Bo Callaway has died. The Columbus Ledger-Enquirer has the news:
Mention the name Howard “Bo” Callaway and visions of a lush forest with lakes and a beach and azaleas drift into the mind like a breeze on a mild springtime day.
But Callaway — who died Saturday at the age of 86, nearly two years after suffering a cerebral hemorrhage — was so much more complex than the man so well known for helping his parents, Cason and Virginia Hand Callaway, get Callaway Gardens in nearby Pine Mountain, Ga., up and running six decades ago.
He was a political force who experienced his share of ups and down, making major headlines along the way. They ranged from being elected to the U.S. House of Representatives in a “Go with Bo” campaign to a controversial failed bid to become governor of Georgia, a potential stepping stone that could have led to even bigger things.
From that disappointment, he would rise to the post of Secretary of the Army under Presidents Richard Nixon and Gerald Ford. But that was followed by his resignation as Ford’s re-election campaign manager amid a congressional investigation into his operations at the Crested Butte ski resort his family purchased out of bankruptcy in Colorado in 1970.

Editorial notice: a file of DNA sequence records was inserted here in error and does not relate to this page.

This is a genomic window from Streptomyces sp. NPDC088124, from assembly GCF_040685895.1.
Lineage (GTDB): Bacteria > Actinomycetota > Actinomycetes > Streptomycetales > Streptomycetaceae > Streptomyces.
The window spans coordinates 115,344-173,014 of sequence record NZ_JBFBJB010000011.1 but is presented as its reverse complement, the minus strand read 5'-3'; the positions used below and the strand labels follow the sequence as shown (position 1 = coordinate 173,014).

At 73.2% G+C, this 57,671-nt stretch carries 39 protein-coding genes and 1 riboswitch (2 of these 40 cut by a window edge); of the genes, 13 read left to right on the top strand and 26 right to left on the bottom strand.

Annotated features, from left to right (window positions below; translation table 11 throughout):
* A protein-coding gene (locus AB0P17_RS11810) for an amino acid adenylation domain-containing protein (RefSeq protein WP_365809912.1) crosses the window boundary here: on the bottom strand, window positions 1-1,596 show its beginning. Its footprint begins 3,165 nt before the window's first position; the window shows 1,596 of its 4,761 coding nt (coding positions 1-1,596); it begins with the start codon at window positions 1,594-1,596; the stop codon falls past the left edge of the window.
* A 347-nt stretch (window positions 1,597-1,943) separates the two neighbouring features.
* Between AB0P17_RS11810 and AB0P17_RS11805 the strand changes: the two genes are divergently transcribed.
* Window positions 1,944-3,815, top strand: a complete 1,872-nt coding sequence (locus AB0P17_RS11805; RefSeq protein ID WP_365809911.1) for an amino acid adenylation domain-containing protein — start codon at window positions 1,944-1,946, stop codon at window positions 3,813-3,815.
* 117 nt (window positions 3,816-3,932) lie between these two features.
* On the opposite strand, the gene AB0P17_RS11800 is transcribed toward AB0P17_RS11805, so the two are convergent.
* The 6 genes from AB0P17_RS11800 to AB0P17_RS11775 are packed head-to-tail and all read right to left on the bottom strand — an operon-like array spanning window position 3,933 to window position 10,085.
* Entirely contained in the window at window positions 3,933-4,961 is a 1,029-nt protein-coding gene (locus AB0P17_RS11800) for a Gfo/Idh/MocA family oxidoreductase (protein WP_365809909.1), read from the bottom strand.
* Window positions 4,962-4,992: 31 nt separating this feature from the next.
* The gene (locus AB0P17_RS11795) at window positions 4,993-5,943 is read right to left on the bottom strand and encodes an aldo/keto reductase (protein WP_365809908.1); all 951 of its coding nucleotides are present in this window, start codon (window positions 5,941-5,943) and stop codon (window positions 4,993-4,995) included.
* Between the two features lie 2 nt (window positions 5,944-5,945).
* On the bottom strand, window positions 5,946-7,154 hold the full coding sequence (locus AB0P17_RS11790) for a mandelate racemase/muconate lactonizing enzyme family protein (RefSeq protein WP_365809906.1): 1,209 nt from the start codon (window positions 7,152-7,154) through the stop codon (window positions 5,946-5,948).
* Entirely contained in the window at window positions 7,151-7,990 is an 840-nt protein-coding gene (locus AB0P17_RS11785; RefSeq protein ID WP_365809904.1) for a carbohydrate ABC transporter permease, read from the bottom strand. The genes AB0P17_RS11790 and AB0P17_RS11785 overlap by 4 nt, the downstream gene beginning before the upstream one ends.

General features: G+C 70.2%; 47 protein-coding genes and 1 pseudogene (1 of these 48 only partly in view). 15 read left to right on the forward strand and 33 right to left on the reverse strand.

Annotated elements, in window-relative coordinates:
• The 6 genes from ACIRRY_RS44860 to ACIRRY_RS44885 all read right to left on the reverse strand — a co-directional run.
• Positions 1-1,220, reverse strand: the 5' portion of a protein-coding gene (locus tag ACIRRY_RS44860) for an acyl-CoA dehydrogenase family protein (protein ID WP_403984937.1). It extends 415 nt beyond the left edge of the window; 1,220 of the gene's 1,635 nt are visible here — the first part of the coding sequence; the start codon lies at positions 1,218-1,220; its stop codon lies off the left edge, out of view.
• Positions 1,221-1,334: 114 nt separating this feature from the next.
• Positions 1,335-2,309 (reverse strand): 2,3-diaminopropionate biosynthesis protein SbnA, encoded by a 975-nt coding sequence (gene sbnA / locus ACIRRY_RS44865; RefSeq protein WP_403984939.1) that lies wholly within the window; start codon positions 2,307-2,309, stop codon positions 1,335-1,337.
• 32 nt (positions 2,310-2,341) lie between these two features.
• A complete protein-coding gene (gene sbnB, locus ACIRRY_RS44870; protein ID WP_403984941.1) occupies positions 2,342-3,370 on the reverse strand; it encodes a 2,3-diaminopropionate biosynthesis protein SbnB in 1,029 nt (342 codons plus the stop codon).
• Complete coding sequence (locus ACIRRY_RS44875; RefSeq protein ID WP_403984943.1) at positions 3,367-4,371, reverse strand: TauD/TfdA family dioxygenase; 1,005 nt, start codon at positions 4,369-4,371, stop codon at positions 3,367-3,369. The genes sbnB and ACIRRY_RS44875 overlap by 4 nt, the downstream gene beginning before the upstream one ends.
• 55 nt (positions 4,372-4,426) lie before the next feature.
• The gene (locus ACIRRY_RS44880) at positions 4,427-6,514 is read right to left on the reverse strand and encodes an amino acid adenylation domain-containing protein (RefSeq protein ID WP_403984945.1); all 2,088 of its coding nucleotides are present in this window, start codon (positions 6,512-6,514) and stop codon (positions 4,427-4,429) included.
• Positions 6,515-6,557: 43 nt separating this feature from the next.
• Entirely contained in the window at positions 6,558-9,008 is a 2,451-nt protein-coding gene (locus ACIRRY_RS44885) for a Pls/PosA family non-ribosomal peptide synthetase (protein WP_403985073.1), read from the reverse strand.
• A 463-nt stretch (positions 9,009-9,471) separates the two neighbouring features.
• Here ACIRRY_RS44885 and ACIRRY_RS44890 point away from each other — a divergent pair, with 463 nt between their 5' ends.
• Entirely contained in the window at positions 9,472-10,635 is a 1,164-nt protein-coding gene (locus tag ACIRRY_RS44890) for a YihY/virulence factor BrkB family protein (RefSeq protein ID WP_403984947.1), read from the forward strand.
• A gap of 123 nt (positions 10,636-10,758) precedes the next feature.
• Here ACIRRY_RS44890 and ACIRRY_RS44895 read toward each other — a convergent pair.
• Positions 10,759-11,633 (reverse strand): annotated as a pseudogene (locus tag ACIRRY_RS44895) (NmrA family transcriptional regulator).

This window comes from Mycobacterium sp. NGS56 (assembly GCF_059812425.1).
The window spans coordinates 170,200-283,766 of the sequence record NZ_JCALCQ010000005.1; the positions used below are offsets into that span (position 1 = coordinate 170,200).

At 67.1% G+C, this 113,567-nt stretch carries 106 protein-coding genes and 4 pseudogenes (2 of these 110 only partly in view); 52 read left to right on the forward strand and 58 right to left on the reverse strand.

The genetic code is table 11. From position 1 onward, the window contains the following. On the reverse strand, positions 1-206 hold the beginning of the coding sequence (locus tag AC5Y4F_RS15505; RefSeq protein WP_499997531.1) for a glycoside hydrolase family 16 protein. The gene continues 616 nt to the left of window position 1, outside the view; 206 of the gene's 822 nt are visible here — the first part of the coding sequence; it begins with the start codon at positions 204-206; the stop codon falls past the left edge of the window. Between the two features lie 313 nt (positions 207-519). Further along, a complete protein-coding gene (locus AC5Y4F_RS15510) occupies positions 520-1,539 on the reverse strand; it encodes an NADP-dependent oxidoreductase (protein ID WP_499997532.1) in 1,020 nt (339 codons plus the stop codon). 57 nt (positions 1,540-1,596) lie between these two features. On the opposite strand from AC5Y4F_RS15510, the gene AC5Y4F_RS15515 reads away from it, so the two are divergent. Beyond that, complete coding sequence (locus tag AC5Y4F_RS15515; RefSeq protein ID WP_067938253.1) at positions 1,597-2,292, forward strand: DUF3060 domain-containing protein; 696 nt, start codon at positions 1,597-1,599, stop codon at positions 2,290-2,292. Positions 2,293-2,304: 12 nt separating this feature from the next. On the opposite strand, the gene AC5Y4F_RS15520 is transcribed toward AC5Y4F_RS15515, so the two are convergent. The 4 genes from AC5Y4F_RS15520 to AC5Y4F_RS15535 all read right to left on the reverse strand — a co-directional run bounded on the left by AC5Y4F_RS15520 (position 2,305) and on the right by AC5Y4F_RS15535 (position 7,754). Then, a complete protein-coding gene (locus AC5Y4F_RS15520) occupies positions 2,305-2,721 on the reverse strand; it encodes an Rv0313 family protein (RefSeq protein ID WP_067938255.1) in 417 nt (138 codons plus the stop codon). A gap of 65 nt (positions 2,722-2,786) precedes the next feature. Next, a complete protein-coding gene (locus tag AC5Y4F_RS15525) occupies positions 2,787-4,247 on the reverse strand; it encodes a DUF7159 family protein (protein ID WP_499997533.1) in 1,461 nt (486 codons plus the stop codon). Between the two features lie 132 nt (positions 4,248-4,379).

But I had known of Bo Callaway from the time I knew of Georgia politics. My family’s state rep, a Democrat, voted for Lester Maddox when the election went to the legislature, despite his district voting for Callaway. That vote is what facilitated my family’s permanent move toward the GOP side of the ballot. I can’t remember the Rep’s name but my Grandmother never forgot it, or his vote.
Callaway also proved there is life worth living after losing a political race. It was a life well lived. Anyone who calls Georgia home is better for him having been one of us. Rest in peace Mr. Callaway, and prayers of condolences and thanks are extended to his family and friends.
As is our custom, we’re going to leave the comments closed. I’d suggest using Monday’s Morning Reads as the time to discuss any personal insights into Callaway’s contributions to Georgia, both our politics and our state in general.